Air Transport World

U.S. foreign repair dilemma.... (Aviation Administration rules on foreign aircraft repair stations)

U.S. foreign repair dilemma . . .

Sometimes the U.S. government attacks issues with a hatchet when an artist's brush would be preferable. In an increasingly interdependent world, that is especially true of policy decisions that have worldwide ramifications.

Such is the case of the U.S. Federal Aviation Administration's new enforcement policy on usage of foreign repair stations for aircraft parts. The outcry from foreign governments, airlines and companies more and more resembles the reaction to the Civil Aeronautics Board's show cause order challenging the existence of the International Air Transport Association. CAB had to back down in that case, and FAA is having to eat some of its words in this one. As one industry participant said, the issue now "has 20 high-class lawyers working on it.' By Washington standards that makes for a pretty good fight.

The reason for the uproar started early last year when FAA sent notices to its field staff ordering a crackdown on the increasingly common practice of foreign repair of parts for U.S. registered aircraft operated in the U.S. Boiled down to its most general, the series of so-called "action notices' issued in 1986 affects two major practices: (1) airlines sending aircraft and components abroad for contract work that, by the rules, must be performed in the U.S.; (2) airlines and manufacturers sending foreign-made parts of U.S. planes back to their original manufacturers for repair.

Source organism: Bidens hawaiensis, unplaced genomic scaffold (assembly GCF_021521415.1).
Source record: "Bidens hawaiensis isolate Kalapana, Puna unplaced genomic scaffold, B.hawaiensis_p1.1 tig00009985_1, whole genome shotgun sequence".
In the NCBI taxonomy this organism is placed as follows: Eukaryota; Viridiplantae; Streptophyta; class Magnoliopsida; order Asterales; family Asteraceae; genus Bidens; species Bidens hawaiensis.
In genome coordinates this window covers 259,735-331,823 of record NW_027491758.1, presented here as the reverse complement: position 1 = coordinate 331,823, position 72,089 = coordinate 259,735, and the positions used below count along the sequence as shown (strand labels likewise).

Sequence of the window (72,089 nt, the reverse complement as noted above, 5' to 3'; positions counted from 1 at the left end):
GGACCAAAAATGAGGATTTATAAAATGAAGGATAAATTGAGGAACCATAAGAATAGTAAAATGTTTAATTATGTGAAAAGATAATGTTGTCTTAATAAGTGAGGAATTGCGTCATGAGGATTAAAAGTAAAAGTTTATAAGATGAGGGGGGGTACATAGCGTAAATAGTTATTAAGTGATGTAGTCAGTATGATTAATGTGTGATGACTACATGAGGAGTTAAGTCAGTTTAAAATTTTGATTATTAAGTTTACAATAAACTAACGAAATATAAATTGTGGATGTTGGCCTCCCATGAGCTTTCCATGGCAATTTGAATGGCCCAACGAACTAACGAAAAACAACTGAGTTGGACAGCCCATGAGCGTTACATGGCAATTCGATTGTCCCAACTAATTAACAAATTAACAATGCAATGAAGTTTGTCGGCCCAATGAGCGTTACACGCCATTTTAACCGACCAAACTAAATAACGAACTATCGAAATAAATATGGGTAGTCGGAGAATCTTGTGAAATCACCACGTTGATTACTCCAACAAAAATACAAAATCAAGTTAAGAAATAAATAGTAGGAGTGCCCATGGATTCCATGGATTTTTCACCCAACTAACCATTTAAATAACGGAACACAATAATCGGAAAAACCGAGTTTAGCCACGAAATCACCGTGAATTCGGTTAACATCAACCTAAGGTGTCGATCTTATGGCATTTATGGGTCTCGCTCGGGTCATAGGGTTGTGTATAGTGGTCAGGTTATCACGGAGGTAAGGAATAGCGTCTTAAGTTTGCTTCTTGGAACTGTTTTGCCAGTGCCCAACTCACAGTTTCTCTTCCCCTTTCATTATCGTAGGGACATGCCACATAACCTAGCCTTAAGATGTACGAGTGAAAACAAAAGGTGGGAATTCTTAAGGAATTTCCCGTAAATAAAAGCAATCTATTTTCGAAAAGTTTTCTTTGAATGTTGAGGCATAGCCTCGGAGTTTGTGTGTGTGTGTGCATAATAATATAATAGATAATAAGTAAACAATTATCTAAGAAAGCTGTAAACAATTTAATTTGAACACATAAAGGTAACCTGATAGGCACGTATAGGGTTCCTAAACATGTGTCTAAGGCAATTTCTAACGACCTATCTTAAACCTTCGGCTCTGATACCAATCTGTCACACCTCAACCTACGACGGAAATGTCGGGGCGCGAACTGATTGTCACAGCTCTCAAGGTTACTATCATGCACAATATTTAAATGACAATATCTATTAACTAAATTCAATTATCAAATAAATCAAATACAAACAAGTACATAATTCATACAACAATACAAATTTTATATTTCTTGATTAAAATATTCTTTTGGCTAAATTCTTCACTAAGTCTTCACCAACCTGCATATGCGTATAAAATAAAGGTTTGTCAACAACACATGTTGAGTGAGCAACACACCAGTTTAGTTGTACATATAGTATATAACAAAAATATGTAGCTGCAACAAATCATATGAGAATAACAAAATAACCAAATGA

With respect to the first practice, the law is pretty clear. Contract work cannot be sent abroad. Normal contract work can only be performed abroad in the course of an airline's normal schedule. If a carrier blows a tire in the Pacific, then the FAA permits repair at an approved foreign repair station in order to let the airline stick to some semblance of its schedule. That is supposed to be the full extent of the practice. …

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